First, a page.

Let every game’s end find you still upon the battling line;
For when the One Great Scorer comes to mark against your name,
He writes – not that you won or lost – but how you played the Game.”

Alumnus Football

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On practicing your craft

“Practice makes perfect. After a long time of practicing, our work will become natural, skillfull, swift, and steady.” ~ Bruce Lee

Kids are often impatient when it comes to practice. That is a very natural tendency for youth. All of the kids want to come into the gym, take a basketball, and starting chucking up three-pointers as is popular today due to the rise in popularity of three-point experts on the Golden State Warriors, and other teams around the N.B.A.

I understand it. To some extent I think I might even like it. Some interest in the game is better than no interest at all. I definitely understand that shooting us fun and that all nightly highlights are of scoring opportunities. But what about the boring aspects of not only basketball, but any other interest? Hundreds and hundreds of hours necessary are necessary to achieve even a modicum of improvement in not only dribbling a basketball, but also in ballet, driving a truck, etc. What about the daunting task to put in the 10,000 hours that are necessary in order to become an expert?

Who voluntarily subjects themselves  to this kind of torture of their own will?

Sadly not many will make the sacrifice in order to practice their craft. If there is a a sickness that pervades mankind then is is certainly the malady whose symptom’s are self-loathing and lethargy. Simply put, people do not love themselves enough in order to put in the work necessary work that is requisite in order for one to achieve one’s true potential.

But what about those individuals that put in the hours, the sweat, the blood, the sacrifice, all in the name of achievement of a goal? Those are the individuals whom we call super-stars, experts, visionaries, or any other title of reverence that we chose to use.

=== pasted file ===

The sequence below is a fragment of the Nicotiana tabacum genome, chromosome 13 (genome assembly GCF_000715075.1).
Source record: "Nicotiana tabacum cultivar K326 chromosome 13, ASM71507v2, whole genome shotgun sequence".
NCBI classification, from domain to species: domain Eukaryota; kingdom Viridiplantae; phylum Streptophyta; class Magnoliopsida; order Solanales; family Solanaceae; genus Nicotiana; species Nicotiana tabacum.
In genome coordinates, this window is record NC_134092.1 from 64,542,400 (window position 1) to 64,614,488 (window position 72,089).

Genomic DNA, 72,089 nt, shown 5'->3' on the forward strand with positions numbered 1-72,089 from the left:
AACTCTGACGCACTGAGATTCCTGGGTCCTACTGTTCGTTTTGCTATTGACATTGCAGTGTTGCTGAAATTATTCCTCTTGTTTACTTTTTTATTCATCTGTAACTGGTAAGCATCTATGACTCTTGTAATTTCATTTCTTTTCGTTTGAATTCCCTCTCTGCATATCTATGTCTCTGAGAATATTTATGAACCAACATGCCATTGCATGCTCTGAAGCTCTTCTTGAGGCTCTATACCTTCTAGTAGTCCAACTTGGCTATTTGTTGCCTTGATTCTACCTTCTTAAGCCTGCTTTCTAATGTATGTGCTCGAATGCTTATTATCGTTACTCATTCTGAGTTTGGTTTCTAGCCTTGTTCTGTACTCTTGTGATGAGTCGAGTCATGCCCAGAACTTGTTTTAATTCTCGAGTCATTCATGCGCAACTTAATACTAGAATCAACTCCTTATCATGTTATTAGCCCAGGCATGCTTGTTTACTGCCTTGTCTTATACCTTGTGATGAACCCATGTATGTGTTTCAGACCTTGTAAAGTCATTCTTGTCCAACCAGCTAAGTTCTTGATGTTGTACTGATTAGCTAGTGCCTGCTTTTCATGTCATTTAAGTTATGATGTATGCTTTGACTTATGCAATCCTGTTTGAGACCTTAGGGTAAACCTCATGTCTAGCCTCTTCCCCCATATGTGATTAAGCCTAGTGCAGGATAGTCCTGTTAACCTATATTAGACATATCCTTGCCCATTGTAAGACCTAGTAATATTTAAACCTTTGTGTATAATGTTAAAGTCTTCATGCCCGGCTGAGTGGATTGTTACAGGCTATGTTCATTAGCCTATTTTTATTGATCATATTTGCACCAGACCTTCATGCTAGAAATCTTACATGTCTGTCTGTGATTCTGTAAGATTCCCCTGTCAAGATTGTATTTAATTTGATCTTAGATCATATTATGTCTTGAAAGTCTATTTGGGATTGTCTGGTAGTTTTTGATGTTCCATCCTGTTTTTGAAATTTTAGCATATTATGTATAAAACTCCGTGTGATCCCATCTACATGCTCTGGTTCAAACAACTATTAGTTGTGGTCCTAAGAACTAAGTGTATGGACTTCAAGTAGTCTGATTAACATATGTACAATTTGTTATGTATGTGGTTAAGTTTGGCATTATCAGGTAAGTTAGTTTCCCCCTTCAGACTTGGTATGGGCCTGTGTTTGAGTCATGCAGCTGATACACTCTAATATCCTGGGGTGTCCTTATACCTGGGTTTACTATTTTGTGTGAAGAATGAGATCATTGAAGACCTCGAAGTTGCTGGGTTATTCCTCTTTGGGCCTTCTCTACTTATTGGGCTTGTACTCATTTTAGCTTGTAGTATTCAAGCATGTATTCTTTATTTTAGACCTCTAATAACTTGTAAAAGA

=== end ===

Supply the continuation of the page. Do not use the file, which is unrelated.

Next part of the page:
Which one will you be? Will you chose short-term pleasure over the long-term benefits?

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The richest man…

“The richest man is not he who has the most, but he who needs the least.” – Unknown

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Senquez Golson, on giving your best effort

“Every time you skip a rep behind your coach’s back you’re not tricking him, you’re cheating your teammates and yourself.” – Senquez Golson

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A coaches job

A coaches job is not to make you happy. A coaches job is to set an environment that’s fair with high expectations. Happiness is up to you.

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Steve Clifford, on player-coach relationship

“The challenge is to develop the right kind of coach-player relationship so they know our intent is to get them better.”

– Steve Clifford

Lou Carnesecca, on motivation

“My way of trying to motivate my players is to tell them how good they can be; to build them up, instead of tearing them down.” –  Lou Carnesecca

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Larry Brown, on failure

“Failure does not come from losing, but from not trying.” -Larry Brown